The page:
by Kim Gough
Well it has been several months since this avian aficionado took to the pen to document the goings on here at Gramercy’s bird sanctuary.
Juvenile Tufted Titmouse
At this point, the cicadas buzz all day, and the crickets and katydids serenade the night. Anne’s gardens are remarkable this year, and at the height of color for the annuals. This has been quite a prolific season for the local bird population, and the chatter of fluffy juveniles is still constant. You must come and experience all this!
As you walk along the Honeybrook Stream, you can hear the squawks of the young Blue Jays and Red Bellied Woodpeckers as they harass their parents for continued free food. At this point, the parent woodpeckers of the Downies and Hairy species are teaching their kids to use the local bird feeders. The Hairy woodpeckers along the stream are proud parents to a handsome boy and girl bird, though these two are of interest as there is a significant sibling rivalry. Mom and Dad woodpecker spend a good part of the day breaking up their very physical squabbles.
The Tufted Titmice had a great season, with most of the broods thriving and zipping around the property. These little guys can be recognized by their Cardinal-like crest, though they are a taupe shade at this point, where the adults are a soft light gray.
The Chickadees produced well, and the babies are even more curious than their parents, so if you feel you are being watched as you walk through the gardens and forest, undoubtedly one of them is checking you out, fleeing with sharp chirps once discovered.
The Bluebirds around Anne’s Carriage House garden seemed to produce a brood, though the young may have dispersed as I have not seen them around the garden, I hope they are faring well. You can still see the parents hunting insects along that garden and the driveway. If conditions are favorable, bluebirds will “double clutch”, much like Robins, and produce a second family. I have not noticed this yet, as there has been a lot of tension over the available nest box with the Wrens and Chickadees.
And yes, the Robins are in full force, you will find them and their spotted young enjoying worms and grubs on all the grassy areas of the property in the morning and evening.
The resident Cardinals reared a small brood this season, though they have been the target of the local Sharp-Shinned hawk. There are still two youngsters around though.
The resident hawk pairs have kept a low profile this season, and I hope to spot their young in the next few weeks. Now that the crow populations are recovering in the valley, hawks have to be very cautious to avoid daytime attacks on their nests. Look for the Cooper’s hawk hen along the main driveway up to the new marble gazebo. This is her prime hunting territory for small birds.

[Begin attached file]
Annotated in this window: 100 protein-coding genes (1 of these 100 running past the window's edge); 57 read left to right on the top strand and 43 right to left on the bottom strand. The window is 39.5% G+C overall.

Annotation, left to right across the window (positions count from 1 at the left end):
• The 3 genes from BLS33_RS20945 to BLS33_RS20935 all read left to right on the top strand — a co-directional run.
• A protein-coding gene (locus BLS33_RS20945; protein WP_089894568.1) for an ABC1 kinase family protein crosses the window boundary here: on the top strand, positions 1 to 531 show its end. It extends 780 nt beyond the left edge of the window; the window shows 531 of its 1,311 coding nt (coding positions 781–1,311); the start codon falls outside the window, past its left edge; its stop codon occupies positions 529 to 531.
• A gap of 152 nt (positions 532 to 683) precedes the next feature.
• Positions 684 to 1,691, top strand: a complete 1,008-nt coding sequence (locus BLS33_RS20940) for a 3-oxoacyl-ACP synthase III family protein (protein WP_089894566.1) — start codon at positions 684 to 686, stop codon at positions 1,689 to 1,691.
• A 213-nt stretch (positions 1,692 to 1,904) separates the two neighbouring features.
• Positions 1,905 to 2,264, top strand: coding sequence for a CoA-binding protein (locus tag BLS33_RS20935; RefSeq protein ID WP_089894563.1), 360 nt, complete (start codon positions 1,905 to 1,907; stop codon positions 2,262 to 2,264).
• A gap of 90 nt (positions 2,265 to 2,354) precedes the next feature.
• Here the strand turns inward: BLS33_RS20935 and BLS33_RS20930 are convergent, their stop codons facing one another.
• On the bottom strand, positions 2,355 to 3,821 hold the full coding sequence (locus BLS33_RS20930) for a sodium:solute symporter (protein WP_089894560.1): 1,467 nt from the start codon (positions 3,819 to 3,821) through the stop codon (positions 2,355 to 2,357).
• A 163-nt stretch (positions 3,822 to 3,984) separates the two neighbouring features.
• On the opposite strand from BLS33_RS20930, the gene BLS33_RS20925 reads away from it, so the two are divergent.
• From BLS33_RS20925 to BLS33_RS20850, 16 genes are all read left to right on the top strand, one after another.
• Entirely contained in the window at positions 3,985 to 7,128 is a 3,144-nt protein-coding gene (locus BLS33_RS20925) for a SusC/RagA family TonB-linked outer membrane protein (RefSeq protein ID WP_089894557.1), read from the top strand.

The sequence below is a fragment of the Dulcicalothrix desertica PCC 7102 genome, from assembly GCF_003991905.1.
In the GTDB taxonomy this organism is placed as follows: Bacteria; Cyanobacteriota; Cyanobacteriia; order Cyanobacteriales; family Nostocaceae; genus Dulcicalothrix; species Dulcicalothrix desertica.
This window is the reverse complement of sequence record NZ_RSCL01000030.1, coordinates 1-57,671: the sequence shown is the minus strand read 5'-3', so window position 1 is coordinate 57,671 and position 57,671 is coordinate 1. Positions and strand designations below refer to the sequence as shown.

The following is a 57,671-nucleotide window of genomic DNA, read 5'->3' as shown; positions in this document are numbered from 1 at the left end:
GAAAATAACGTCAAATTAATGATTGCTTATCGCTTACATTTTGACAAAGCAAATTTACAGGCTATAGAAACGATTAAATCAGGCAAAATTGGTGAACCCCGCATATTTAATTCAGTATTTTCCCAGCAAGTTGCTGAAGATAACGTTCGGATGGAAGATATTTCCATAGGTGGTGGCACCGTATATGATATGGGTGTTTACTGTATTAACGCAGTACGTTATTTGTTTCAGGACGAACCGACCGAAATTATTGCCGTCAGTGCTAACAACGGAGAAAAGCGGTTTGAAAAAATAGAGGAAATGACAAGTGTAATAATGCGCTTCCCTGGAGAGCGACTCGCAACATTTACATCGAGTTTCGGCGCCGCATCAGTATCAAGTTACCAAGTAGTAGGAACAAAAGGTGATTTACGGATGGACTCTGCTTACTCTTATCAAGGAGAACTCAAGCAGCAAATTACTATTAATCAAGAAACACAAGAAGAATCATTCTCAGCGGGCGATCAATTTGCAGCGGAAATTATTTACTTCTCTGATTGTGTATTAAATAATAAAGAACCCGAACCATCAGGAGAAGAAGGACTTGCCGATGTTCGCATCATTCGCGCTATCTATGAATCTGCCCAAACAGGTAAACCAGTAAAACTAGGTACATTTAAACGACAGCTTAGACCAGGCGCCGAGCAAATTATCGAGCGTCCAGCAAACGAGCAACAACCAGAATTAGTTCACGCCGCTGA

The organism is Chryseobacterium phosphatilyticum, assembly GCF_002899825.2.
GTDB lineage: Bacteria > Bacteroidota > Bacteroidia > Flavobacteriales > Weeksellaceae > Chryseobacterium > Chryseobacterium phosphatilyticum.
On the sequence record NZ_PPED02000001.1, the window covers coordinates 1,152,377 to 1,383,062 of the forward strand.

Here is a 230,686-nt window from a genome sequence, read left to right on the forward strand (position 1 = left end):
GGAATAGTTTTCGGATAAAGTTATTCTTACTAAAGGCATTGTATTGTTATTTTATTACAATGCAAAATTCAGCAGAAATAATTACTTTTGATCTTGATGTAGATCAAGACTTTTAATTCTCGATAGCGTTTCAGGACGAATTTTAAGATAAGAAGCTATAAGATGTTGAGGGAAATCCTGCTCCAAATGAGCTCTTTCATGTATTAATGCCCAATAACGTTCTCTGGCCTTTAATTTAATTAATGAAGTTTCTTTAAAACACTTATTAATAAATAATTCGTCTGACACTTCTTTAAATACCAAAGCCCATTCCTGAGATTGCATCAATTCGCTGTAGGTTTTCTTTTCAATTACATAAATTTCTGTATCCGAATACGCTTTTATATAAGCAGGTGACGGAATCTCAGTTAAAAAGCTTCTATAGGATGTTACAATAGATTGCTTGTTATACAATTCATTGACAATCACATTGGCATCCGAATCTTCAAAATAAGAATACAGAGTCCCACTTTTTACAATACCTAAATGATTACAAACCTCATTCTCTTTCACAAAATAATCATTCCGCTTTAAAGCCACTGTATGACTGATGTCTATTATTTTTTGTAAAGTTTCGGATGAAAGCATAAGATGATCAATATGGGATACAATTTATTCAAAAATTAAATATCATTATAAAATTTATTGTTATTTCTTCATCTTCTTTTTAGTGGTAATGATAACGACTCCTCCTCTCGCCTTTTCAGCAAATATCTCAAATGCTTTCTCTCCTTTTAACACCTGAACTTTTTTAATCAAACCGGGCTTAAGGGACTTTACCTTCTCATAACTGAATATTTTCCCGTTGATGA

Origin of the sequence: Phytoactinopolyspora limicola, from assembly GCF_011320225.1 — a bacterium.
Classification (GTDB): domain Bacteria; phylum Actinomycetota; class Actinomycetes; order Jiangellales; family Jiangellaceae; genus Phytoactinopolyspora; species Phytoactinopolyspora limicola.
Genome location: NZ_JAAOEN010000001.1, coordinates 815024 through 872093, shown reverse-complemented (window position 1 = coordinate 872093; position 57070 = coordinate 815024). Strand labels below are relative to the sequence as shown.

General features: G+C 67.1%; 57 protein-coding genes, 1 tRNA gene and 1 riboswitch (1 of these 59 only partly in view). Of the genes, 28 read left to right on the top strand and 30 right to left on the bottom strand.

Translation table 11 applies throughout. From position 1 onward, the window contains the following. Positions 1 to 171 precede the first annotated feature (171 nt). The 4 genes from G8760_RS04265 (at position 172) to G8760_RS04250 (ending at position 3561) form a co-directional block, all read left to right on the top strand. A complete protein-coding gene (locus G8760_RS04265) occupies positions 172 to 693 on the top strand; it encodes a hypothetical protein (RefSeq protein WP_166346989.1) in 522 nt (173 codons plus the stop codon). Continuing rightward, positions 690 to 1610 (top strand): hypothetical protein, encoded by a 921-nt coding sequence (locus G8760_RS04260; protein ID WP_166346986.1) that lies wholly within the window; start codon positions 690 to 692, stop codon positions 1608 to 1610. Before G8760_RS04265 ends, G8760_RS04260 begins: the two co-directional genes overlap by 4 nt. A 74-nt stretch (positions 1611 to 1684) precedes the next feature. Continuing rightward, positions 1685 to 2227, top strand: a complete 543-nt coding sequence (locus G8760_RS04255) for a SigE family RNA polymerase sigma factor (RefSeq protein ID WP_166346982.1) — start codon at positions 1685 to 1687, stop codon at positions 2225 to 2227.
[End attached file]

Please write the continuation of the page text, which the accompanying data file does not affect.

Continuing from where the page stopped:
I have not spotted baby Pileated woodpeckers this season yet either. The adults can be found anywhere there are rotting tree stumps on the property. Here you will find them literally chiseling the wood, splitting it to reveal insect nests. The Pileated is our largest woodpecker, about the size of a seagull, and with a bright red crop of feathers on its head. Its loud laughing call and drumming are unmistakable.
The cute little house finches have nested right outside my massage room in the carriage house this summer, providing beautiful background music that I play during treatments. They edged out the swifts and nested right in the eaves of the Carriage House. Evidently the parents have decided to take a vacation instead of raising another brood… so far.
As you visit the Carriage House, be sure to give a nod to the Gramercy Cat Birds as they work hard to remove insects from the property. They are a beautiful slate gray with a little red spot on their rump. Like the Bluebirds, they work the driveways cleaning up bugs that have been hit by cars.
Finally, the most prolific breeders on the B&B grounds this year are the Ruby Throated Hummingbirds! Listen for the buzz as you walk the gardens. That sustained hum followed by high sharp chirping are the telltale signs to look around for these speedy iridescent beauties. The immature birds will be a brownish gray with a white belly, and some immature males already have a bit of their pink “collar” coming in that will draw mates to them next year. There are at least 10 or more young on the property this year, competing now with hummingbirds that are slowly meandering south from more northern regions. Ultimately they will be gone by early October, so be sure to visit now while they are in strong numbers and you can enjoy their aerial acrobatics as they chase each other around. There is a feeder set up between the Hope Chest House and California House on the lower driveway that is quite popular as well.
Well, that was three month’s worth of birdie news. I will keep you posted of the next wave of avian visitors to this lovely estate.
Kim Gough is a licensed massage therapist practicing at the Gramercy. She has been an avid bird watcher since childhood, and believes in birding without binoculars, simply enjoying feathered friends up close and personal on the grounds of the mansion, a place she considers one of the best unofficial bird sanctuaries in the area.